Biofeedback Therapy System

The 5500XLS Biosound Healing Therapy System integrates a user friendly HRV Heart Rate Variability biofeedback program that teaches patients simple techniques to manage their emotions. The biofeedback therapy system has different challenge levels and games to help the patient achieve higher levels of coherence. Physiological coherence is a balance between the sympathetic (fight or flight) nervous system and the parasympathetic nervous system, many athletes call this “being in the zone”.

5500XLS Therapy System

Why is HRV Important?

Scientists and physicians consider HRV to be an important indicator of health and fitness.  As a marker of physiological resilience and behavioral flexibility, it reflects our ability to adapt effectively to stress and environmental demands.  HRV is also a marker of biological aging.  Our heart rate variability is greatest when we are young, and as we age the range of variation in our resting heart rate becomes smaller. Although the age-related decline in HRV is a natural process, having abnormally low HRV for one’s age group is associated with increased risk of future health problems and premature mortality.  Low HRV is also observed in individuals with a wide range of diseases and disorders.  By reducing stress-induced wear and tear on the nervous system and facilitating the body’s natural regenerative processes, regular practice of HeartMath coherence-building techniques can help restore low HRV to healthy values.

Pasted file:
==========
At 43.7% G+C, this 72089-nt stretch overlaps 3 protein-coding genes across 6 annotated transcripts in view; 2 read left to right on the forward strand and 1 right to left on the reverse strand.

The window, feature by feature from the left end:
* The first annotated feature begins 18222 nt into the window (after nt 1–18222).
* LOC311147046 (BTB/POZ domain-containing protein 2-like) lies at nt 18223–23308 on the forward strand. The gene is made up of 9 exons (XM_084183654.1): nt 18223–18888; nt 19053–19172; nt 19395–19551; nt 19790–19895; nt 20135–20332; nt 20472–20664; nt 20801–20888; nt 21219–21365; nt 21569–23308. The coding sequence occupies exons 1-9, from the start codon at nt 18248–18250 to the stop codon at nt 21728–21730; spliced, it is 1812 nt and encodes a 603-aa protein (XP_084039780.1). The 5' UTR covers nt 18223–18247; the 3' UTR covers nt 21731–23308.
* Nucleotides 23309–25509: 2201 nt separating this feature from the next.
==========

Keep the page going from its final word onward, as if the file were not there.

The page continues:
When we experience uplifting emotions such as appreciation, joy, care, and love; our heart rhythm pattern becomes highly ordered, looking like a smooth, harmonious wave (an example is shown in the figure below). This is called a coherent heart rhythm pattern. When we are generating a coherent heart rhythm, the activity in the two branches of the Autonomic Nervous System is synchronized and the body’s systems operate with increased efficiency and harmony. It’s no wonder that positive emotions feel so good – they actually help our body’s systems synchronize and work better. These graphs show examples of real-time heart rate variability patterns (heart rhythms) recorded from individuals experiencing different emotions. The incoherent heart rhythm pattern shown in the top graph, characterized by its irregular, jagged waveform, is typical of stress and negative emotions such as anger, frustration, and anxiety. The bottom graph shows an example of the coherent heart rhythm pattern that is typically observed when an individual is experiencing a sustained positive emotion, such as appreciation, compassion, or love. The coherent pattern is characterized by its regular, sine-wave-like waveform.

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